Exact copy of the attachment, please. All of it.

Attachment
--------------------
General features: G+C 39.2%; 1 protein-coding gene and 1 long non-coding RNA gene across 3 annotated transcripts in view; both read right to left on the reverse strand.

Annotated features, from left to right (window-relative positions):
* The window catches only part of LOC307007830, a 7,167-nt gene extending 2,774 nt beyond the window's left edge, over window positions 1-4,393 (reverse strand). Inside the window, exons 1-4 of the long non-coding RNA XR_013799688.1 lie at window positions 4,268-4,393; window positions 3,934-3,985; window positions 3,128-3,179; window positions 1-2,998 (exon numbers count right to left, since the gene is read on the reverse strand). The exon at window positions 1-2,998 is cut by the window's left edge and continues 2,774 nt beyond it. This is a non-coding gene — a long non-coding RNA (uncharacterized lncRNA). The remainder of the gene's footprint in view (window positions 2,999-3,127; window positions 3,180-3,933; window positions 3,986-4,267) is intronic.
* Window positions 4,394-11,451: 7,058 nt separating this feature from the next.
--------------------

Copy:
General features: G+C 39.2%; 1 protein-coding gene and 1 long non-coding RNA gene across 3 annotated transcripts in view; both read right to left on the reverse strand.

Annotated features, from left to right (window-relative positions):
* The window catches only part of LOC307007830, a 7,167-nt gene extending 2,774 nt beyond the window's left edge, over window positions 1-4,393 (reverse strand). Inside the window, exons 1-4 of the long non-coding RNA XR_013799688.1 lie at window positions 4,268-4,393; window positions 3,934-3,985; window positions 3,128-3,179; window positions 1-2,998 (exon numbers count right to left, since the gene is read on the reverse strand). The exon at window positions 1-2,998 is cut by the window's left edge and continues 2,774 nt beyond it. This is a non-coding gene — a long non-coding RNA (uncharacterized lncRNA). The remainder of the gene's footprint in view (window positions 2,999-3,127; window positions 3,180-3,933; window positions 3,986-4,267) is intronic.
* Window positions 4,394-11,451: 7,058 nt separating this feature from the next.